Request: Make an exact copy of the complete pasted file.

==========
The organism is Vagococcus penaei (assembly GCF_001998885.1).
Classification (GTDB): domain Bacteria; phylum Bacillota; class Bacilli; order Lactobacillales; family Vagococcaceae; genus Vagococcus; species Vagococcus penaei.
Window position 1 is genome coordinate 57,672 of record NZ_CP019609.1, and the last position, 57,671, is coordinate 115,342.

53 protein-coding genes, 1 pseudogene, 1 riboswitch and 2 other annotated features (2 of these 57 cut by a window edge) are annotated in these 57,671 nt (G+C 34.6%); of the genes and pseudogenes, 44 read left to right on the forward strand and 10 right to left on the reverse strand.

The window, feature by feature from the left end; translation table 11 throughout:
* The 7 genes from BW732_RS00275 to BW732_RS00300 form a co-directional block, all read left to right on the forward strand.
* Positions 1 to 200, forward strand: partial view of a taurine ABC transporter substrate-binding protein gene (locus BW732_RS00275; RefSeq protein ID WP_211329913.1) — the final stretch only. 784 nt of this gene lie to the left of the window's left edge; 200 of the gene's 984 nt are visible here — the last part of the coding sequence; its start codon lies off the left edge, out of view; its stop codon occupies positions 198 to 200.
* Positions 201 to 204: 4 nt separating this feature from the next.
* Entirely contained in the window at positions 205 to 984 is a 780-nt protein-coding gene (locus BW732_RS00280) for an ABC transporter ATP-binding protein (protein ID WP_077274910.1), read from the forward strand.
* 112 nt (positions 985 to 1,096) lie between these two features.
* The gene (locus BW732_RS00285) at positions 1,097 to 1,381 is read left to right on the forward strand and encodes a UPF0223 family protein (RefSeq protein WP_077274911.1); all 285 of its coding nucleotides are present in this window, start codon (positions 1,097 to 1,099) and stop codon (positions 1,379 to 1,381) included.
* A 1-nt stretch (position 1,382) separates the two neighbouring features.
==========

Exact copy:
The organism is Vagococcus penaei (assembly GCF_001998885.1).
Classification (GTDB): domain Bacteria; phylum Bacillota; class Bacilli; order Lactobacillales; family Vagococcaceae; genus Vagococcus; species Vagococcus penaei.
Window position 1 is genome coordinate 57,672 of record NZ_CP019609.1, and the last position, 57,671, is coordinate 115,342.

53 protein-coding genes, 1 pseudogene, 1 riboswitch and 2 other annotated features (2 of these 57 cut by a window edge) are annotated in these 57,671 nt (G+C 34.6%); of the genes and pseudogenes, 44 read left to right on the forward strand and 10 right to left on the reverse strand.

The window, feature by feature from the left end; translation table 11 throughout:
* The 7 genes from BW732_RS00275 to BW732_RS00300 form a co-directional block, all read left to right on the forward strand.
* Positions 1 to 200, forward strand: partial view of a taurine ABC transporter substrate-binding protein gene (locus BW732_RS00275; RefSeq protein ID WP_211329913.1) — the final stretch only. 784 nt of this gene lie to the left of the window's left edge; 200 of the gene's 984 nt are visible here — the last part of the coding sequence; its start codon lies off the left edge, out of view; its stop codon occupies positions 198 to 200.
* Positions 201 to 204: 4 nt separating this feature from the next.
* Entirely contained in the window at positions 205 to 984 is a 780-nt protein-coding gene (locus BW732_RS00280) for an ABC transporter ATP-binding protein (protein ID WP_077274910.1), read from the forward strand.
* 112 nt (positions 985 to 1,096) lie between these two features.
* The gene (locus BW732_RS00285) at positions 1,097 to 1,381 is read left to right on the forward strand and encodes a UPF0223 family protein (RefSeq protein WP_077274911.1); all 285 of its coding nucleotides are present in this window, start codon (positions 1,097 to 1,099) and stop codon (positions 1,379 to 1,381) included.
* A 1-nt stretch (position 1,382) separates the two neighbouring features.